Perennial Help - Knowledgebase Question

South Lyon, MI
Question by bowhead1
August 9, 2011
Both my daughter and I planted 3 of the same plants but live in different cities (South Lyon and Westland) and have the same problems with 2 of them. 1) We both planted the Lo & Behold Blue Chip Butterfly bush last year and they were doing great. This year, they were doing great as well and were in full bloom, then one day, the leaves started turning limp and the plant died. One plant had one branch at a time wither up and die. We are stumped on why this would happen. 2) We both planted Hidcote Lavender, and one stem at a time, withered up and died. We both lost all of our lavender for the second time. I bought 2 more plants 2 months ago and still have them in their original containers from the garden store and they are doing great. Once again, I'm stumped as why they do good in the pot but not in the ground. 3) We both planted Jupiter's Beard. Mine is doing great. My daughter's was doing great - 3 feet tall and in full bloom. Then one day, the whole plant died. I looked at the plant, the plant just didn't die, there were no roots! Stumped again! Any help would be greatly appreciated. Thank you.


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Answer from NGA
August 9, 2011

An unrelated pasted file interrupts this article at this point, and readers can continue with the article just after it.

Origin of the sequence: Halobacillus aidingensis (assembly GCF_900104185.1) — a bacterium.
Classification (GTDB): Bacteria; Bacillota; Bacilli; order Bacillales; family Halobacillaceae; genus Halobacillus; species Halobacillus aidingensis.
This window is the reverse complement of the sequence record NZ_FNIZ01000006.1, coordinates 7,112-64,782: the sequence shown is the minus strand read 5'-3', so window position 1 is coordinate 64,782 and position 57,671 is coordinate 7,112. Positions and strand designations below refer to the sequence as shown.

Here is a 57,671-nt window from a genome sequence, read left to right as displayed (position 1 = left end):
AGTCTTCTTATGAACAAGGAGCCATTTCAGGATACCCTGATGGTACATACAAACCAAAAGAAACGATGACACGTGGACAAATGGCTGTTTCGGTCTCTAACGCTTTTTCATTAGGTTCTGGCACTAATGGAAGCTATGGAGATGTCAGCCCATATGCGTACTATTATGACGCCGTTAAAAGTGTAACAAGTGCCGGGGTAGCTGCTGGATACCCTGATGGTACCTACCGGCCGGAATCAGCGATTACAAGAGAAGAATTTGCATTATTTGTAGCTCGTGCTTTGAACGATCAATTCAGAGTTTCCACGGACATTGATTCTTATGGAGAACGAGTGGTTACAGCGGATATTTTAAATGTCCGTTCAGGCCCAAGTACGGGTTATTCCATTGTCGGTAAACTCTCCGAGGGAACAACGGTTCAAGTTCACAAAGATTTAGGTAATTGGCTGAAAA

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The problems with your plants seem a little mysterious but I suspect that they are related to heavy, poorly draining soils. Root rot can cause the symptoms you describe and the best approach is to plant your butterfly bushes and your lavender in raised beds or on mounds of soil so you can control the soil drainage. It's important to water these types of plants on a regular basis, but to make sure the soil dries out between waterings. Plants in containers usually fare better than those in the ground because of the drainage holes in the contaienrs. But, the moisture does tend to concentrate at the bottom of the pot so even if the top inch or two of soil is dry to the touch, the roots may still be sitting in soggy soil. I'd prepare a raised bed or a mound or hill of soil by mixing half and half garden soil and potting soil and then planting your drought tolerant lavender and butterfly bush. Water thoroughly but then allow the plants to go without water for 5-7 days. Stick your finger down into the soil. If the top two inches of soil feels dry to the touch, you can thoroughly water your plants. I think this small adjustment in soil prep and in watering practices will make a big difference in the health of your plants. Best wishes with your garden!

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